whoa

—p.34 Triumph of the Shill (31) missing author 2 weeks, 3 days ago
38

[...] In his objection to people who oppose casinos, Trump says there’s only one difference between gambling and investing: “the players” in the New York Stock Exchange “dress in blue pinstripe suits and carry leather briefcases.” Bets are a way to make money; casinos are just another market. Such statements, which collapse profit into profiteering, used to be taboo among the ruling classes. “No man of spirit will consent to remain poor if he believes his betters to have gained their goods by lucky gambling,” Keynes warned. “The business man is only tolerable so long as his gains can be held to bear some relations to what, roughly and in some sense, his activities have contributed to Society.” Any suggestion to the contrary would “strike a blow at capitalism,” destroying “the psychological equilibrium which permits the perpetuance of unequal rewards.” Trump’s genius is to recognize the truth of Keynes’s dictum yet ignore its dictates, knowing full well there is no revolution in the offing. The more likely consequence is that people will want to know Trump’s secrets. Or elect him President.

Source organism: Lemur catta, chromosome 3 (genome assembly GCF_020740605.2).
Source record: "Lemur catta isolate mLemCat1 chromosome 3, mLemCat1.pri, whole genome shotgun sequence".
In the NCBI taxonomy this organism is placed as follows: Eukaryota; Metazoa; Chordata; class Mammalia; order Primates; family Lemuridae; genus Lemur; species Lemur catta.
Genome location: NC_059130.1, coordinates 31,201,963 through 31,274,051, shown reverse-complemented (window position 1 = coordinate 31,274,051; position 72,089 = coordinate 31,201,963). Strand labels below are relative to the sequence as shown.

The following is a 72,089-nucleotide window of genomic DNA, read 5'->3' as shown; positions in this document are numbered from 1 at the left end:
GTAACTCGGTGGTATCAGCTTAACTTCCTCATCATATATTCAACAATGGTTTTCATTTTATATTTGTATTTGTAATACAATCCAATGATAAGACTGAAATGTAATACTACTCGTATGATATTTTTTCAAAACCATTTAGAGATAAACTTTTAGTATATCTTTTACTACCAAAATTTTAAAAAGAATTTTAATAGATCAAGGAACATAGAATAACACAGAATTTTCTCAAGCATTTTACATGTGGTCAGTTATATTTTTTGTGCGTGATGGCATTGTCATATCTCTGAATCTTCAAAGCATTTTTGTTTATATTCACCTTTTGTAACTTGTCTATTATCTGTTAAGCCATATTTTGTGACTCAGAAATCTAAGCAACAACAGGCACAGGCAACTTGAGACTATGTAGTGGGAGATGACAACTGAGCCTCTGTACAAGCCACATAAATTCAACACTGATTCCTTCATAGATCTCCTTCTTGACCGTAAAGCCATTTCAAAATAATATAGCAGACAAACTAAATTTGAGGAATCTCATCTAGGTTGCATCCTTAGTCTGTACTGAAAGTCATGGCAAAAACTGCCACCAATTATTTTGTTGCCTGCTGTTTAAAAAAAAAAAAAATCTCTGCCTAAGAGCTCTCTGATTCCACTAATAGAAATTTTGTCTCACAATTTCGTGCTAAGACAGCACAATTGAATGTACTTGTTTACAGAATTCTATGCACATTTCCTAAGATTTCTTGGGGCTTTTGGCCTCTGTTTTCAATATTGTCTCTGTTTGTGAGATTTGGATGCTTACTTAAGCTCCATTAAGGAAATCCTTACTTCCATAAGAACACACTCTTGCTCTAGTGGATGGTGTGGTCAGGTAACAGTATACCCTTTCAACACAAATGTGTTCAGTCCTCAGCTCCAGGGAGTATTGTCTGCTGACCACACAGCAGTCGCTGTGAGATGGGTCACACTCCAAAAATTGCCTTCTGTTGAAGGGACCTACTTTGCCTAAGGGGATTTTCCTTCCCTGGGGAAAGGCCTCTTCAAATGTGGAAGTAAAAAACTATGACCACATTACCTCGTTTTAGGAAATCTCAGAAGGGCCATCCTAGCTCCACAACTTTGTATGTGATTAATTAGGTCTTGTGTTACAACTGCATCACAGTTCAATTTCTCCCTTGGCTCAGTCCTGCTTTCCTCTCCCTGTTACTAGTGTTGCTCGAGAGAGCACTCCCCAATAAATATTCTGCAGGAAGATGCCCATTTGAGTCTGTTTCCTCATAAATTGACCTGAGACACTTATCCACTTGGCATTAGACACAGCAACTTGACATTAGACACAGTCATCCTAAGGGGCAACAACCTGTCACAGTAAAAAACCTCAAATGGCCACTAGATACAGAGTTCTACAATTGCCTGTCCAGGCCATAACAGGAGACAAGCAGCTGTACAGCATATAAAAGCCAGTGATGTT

Triumph of the Shill (31) missing author 2 weeks, 3 days ago